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How to Go About a Death Claim Settlement

by Lyju Kuruvilla on January 6, 2012 at 11:39 AM
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 How to Go About a Death Claim Settlement

Claiming a death claim can be painful and confusing when you lose a relative / friend, but Life Insurance goes a long way in helping the affected family's financial burdens. Fortunately, the process of death claims is not as difficult as it is assumed by the common person.

Filing a death claim will be a lot more easier with any life insurance company, be it a private or public sector company, provided the following points are kept in mind.

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Step 1: Claim Notification Form:

The claimant can get a claim intimation / notification form from the nearest local branch office of the insurance company or their insurance advisor / agent.
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There is also a facility of downloading the form from the insurance companies' web site. Written intimation must be submitted by the claimant as soon as possible to enable the insurance company to initiate the claim processing. The claim intimation should consist of the basic information such as policy number, name of the insured, date of death, cause of death, place of death, name of the claimant.

Step 2: Documents Required for Claim Processing:

Complete submission of documents is the key to faster claim settlement. The claimant will be required to provide claimant's statement, original policy document, death certificate, police FIR and post-mortem exam report (for accidental death), certificate and records from the treating doctor / hospital (for death due to illness) and advance discharge form for claim processing. Based on the sum at risk, cause of death and policy duration, insurance companies may also request some additional documents.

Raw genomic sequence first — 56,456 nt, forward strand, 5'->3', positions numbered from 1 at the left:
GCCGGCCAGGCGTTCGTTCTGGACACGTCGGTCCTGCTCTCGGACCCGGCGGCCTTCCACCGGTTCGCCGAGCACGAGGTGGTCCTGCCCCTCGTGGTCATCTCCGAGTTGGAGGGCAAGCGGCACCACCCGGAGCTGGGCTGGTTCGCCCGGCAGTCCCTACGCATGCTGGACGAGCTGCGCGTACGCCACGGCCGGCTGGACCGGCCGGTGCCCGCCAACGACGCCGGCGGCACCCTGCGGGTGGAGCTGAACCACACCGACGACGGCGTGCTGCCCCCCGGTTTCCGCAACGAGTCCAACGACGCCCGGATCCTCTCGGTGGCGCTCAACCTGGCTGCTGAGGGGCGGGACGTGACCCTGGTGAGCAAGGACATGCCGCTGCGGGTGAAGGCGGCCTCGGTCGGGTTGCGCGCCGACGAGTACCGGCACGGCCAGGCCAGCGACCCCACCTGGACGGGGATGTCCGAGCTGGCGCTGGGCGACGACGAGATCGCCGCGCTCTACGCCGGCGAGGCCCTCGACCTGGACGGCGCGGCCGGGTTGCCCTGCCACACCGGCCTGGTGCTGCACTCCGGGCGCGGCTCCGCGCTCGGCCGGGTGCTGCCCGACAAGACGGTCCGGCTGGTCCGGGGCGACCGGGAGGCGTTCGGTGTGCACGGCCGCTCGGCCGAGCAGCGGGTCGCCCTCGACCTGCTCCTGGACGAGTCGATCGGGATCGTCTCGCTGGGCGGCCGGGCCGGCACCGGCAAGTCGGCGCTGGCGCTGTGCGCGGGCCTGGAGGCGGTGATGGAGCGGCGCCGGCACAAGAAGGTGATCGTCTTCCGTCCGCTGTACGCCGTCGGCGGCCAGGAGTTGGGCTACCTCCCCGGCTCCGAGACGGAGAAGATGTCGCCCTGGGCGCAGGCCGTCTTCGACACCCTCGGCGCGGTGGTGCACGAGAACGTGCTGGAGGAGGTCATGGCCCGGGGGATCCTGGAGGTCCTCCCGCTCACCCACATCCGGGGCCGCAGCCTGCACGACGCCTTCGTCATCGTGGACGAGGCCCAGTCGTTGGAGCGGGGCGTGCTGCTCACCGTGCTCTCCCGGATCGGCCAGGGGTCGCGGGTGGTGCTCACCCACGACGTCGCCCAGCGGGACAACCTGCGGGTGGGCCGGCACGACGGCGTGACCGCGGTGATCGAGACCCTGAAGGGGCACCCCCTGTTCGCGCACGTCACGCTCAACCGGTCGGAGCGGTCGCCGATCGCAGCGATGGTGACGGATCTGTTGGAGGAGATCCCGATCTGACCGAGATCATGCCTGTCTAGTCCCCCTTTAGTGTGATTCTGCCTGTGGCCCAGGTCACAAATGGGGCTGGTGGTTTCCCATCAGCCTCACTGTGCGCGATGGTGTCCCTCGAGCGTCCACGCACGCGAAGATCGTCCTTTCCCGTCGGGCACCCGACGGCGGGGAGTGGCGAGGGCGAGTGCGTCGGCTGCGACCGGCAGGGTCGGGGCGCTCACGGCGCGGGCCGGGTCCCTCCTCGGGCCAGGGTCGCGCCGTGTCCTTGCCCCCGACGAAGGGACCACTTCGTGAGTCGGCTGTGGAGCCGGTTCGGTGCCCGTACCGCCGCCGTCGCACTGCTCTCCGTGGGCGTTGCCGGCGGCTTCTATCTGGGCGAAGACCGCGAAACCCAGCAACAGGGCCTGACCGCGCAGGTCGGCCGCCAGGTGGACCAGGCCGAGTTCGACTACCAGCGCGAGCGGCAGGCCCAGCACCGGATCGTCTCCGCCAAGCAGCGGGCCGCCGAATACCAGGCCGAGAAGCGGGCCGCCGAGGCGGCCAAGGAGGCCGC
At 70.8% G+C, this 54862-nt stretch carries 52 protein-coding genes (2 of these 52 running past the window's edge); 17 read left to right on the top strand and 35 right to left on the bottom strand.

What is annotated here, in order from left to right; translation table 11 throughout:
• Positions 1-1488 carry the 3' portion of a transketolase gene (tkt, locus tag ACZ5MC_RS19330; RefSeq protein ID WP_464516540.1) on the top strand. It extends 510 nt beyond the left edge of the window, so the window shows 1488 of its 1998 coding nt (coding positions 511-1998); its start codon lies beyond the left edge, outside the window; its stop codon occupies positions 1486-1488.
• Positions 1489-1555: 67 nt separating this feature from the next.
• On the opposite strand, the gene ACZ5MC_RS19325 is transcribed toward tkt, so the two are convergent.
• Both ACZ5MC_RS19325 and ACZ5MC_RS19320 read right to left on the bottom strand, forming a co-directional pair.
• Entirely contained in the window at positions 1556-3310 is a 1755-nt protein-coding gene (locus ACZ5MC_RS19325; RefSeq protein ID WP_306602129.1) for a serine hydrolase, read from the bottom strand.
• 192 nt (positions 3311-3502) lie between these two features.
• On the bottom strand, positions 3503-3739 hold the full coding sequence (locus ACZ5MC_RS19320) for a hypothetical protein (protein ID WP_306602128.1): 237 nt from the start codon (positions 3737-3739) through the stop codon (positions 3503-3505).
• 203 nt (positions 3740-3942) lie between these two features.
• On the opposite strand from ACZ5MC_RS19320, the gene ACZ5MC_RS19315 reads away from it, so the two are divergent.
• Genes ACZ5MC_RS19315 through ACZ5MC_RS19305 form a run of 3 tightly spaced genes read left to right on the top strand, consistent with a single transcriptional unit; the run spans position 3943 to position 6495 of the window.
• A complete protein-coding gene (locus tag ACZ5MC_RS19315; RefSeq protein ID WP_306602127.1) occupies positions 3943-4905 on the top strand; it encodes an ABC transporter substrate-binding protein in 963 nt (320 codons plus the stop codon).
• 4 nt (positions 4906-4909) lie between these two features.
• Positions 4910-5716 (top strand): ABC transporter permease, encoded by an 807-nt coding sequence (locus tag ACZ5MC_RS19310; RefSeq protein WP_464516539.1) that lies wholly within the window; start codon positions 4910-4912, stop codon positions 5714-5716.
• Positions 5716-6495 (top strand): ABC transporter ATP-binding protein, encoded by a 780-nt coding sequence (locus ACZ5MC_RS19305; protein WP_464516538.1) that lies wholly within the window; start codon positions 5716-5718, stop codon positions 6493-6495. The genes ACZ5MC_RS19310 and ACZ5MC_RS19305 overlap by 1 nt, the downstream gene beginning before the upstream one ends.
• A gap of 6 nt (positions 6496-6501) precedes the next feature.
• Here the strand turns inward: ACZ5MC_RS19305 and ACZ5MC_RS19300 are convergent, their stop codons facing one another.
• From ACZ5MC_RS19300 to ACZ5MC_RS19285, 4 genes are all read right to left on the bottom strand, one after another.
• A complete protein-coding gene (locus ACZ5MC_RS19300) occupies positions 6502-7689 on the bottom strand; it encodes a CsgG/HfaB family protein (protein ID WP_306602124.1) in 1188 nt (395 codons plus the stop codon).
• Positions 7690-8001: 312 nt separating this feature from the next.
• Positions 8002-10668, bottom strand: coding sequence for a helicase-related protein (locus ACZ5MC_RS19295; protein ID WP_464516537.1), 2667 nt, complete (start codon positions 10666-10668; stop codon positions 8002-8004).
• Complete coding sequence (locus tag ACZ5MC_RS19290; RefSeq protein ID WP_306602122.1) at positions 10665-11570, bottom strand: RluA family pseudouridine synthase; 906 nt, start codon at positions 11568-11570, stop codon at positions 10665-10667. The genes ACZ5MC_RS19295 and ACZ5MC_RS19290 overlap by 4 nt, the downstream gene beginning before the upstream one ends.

Step 3: Settlement of Claim:

As per the 'Insurance Regulatory Development Authority' (IRDA) guidelines, the claim is to be settled within 30 days by the insurance company, on receipt of all documents.

However, the insurance company can settle the claim even earlier. Further, as per the IRDA, if the claim requires further verification, the insurance company has to complete its procedures within 6 months from receiving the written intimation of claim.

Usually the claimant is the nominee as appointed by the insured at the time of taking policy or subsequently but before the occurrence of death claim. At times, the proposer of the policy is different than the life assured. In such cases, the proposer receives the claim settlement proceeds.

In case, there is no nomination or the nominee is not alive, it becomes an "Open Title" situation. The life insurance company would then require the proof of title / succession certificate issued by the competent court.

The claim would be paid to the person specified in the proof. It is very important for the policy holder to provide nomination. This saves the heirs, the inconvenience of time-consuming court procedures at a claim stage.

Source: Medindia
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